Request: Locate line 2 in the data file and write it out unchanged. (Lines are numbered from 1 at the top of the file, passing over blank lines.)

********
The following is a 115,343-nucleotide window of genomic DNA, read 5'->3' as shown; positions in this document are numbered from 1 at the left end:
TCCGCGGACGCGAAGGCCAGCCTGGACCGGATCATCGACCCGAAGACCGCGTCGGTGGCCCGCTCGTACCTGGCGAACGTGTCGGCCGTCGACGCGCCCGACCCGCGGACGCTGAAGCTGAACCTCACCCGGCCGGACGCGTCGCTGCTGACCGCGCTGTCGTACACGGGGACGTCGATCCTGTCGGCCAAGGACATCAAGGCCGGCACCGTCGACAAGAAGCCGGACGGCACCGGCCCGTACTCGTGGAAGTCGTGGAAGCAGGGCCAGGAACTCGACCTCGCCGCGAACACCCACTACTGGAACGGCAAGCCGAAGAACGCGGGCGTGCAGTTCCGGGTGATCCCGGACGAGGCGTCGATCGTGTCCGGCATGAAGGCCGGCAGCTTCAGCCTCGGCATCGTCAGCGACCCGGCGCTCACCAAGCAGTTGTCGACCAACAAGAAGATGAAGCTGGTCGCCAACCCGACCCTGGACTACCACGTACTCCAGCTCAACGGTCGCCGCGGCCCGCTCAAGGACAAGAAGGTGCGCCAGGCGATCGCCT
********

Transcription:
TCCGCGGACGCGAAGGCCAGCCTGGACCGGATCATCGACCCGAAGACCGCGTCGGTGGCCCGCTCGTACCTGGCGAACGTGTCGGCCGTCGACGCGCCCGACCCGCGGACGCTGAAGCTGAACCTCACCCGGCCGGACGCGTCGCTGCTGACCGCGCTGTCGTACACGGGGACGTCGATCCTGTCGGCCAAGGACATCAAGGCCGGCACCGTCGACAAGAAGCCGGACGGCACCGGCCCGTACTCGTGGAAGTCGTGGAAGCAGGGCCAGGAACTCGACCTCGCCGCGAACACCCACTACTGGAACGGCAAGCCGAAGAACGCGGGCGTGCAGTTCCGGGTGATCCCGGACGAGGCGTCGATCGTGTCCGGCATGAAGGCCGGCAGCTTCAGCCTCGGCATCGTCAGCGACCCGGCGCTCACCAAGCAGTTGTCGACCAACAAGAAGATGAAGCTGGTCGCCAACCCGACCCTGGACTACCACGTACTCCAGCTCAACGGTCGCCGCGGCCCGCTCAAGGACAAGAAGGTGCGCCAGGCGATCGCCT